10 driving offences you may not be aware of
May driving offences are clearly defined, for example breaking the speed limit, however there may be some that you not be aware of. Our team of motoring experts at Car & Van Finance Direct take a closer look!
1. Sleeping in your vehicle when inebriated
You’re right to consider not getting behind the wheel if you’ve had a drink. However if you’ve got nowhere else to sleep you may consider doing this in your vehicle until you’re sober enough to drive. This however can leave you open to a drunk in charge fine, with the law stating that those in charge of a vehicle should not be inebriated. You may argue that you aren’t in charge of the vehicle in question, however you do leave yourself open to a driving offence.
2. Flashing your lights to give way
You may feel like you are courteous by doing this and the majority of us do this on a regular basis, however this could be considered a driving offence if an accident were to result from it. Headlight flashes should also be used as a way of alerting other road users of your presence on the road.
3. Overtaking at a pedestrian crossing
If you are approaching a pedestrian crossing with multiple lanes and there is already a stationery vehicle at the crossing, if these lights then change to green, you cannot use this extra speed to overtake the stationery vehicle. The vehicle closest to the pedestrian crossing could be concealing a pedestrian already on the crossing and hence this is illegal.
4. Letting pets out of your vehicle whilst broken down on the hard shoulder
You may think that this is cruel, however the Highway Code states clearly that pets should be left in your vehicle when broken down on the motorway hard shoulder. You should only consider letting them out of your vehicle in emergency, if you do so and your animal causes an accident then you may face a driving offence charge.
5. Parking on the wrong side of the road at night
This is due to risks of dazzling as you park and exit the parking space, whilst your rear light reflectors will also not be visible once you have left your vehicle. You can receive a Penalty Charge Notice for breaching this rule.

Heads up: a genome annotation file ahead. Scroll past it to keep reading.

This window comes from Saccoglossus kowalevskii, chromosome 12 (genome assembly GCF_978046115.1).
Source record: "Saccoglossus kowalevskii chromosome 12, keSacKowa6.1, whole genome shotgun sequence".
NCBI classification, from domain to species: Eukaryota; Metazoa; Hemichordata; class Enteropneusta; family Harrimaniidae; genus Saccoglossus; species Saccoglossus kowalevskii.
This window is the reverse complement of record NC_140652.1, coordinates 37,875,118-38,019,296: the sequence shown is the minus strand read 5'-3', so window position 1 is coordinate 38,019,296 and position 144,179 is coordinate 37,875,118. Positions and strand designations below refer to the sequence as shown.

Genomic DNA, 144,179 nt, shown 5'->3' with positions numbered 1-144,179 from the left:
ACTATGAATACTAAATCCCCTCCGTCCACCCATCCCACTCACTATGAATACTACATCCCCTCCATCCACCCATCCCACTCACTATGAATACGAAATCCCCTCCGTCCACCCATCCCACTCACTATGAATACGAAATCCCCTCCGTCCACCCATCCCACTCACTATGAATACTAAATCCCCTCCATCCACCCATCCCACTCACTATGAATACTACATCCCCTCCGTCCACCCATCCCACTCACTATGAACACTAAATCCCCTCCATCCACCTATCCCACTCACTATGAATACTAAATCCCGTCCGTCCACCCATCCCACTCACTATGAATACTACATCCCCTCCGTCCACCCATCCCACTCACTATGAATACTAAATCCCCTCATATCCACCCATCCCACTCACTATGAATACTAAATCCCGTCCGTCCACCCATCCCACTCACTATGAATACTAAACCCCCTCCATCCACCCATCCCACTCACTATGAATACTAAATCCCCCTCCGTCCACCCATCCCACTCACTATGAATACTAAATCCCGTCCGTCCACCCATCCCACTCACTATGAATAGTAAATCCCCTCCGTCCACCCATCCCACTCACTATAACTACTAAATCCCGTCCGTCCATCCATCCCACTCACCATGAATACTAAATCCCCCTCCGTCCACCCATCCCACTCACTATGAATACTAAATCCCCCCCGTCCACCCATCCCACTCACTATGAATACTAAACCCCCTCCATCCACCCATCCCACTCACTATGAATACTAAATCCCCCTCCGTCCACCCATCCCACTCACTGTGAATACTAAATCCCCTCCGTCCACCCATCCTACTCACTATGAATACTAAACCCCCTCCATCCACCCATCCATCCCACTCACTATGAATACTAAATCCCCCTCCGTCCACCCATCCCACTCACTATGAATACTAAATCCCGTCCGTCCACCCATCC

6. Using your mobile phone as a sat nav in an unfixed position
It is illegal to use a hand-held mobile phone to follow a map, this doesn’t mean that they are completely banned, however they must be fixed to the dashboard or windscreen of your vehicle so it is in clear sight for use while driving without requiring the driver to hold it. If you are caught breaching these rules then you will receive a £200 fine and six penalty points.
7. Parking within 10 metres of a junction
Parking your vehicle too close to a junction is an inconvenience for everyone, drivers approaching that junction have to steer to avoid your vehicle, whilst those turning into the junction encounter the risk of driving into an unsighted vehicle on the wrong side of the road. It is also an offence.
8. Driving on the pavement unless turning into a driveway
In rule 244 of the Highway Code it states that you must not park fully or even partially on the pavement unless road signs permit it. This rule is commonly broken, however if you are parked in such a manner to hinder pedestrians then you are causing a driving offence.
9. Using your horn between 11.30pm and 7am in a built up area
You may feel taxi drivers are guilty of this, particularly late at night, however it is illegal. This also includes a short beep when saying bye to the wife and children before your early morning trip to work.
10. Driving faster than 50mph in a van on a single carriageway road
For more depth information you may want to check out our speed limits blog, however a general rule of thumb for vans which aren’t car-derived in nature is 50mph on single carriageways, 60mph on dual carriageways and 70mph on motorways.
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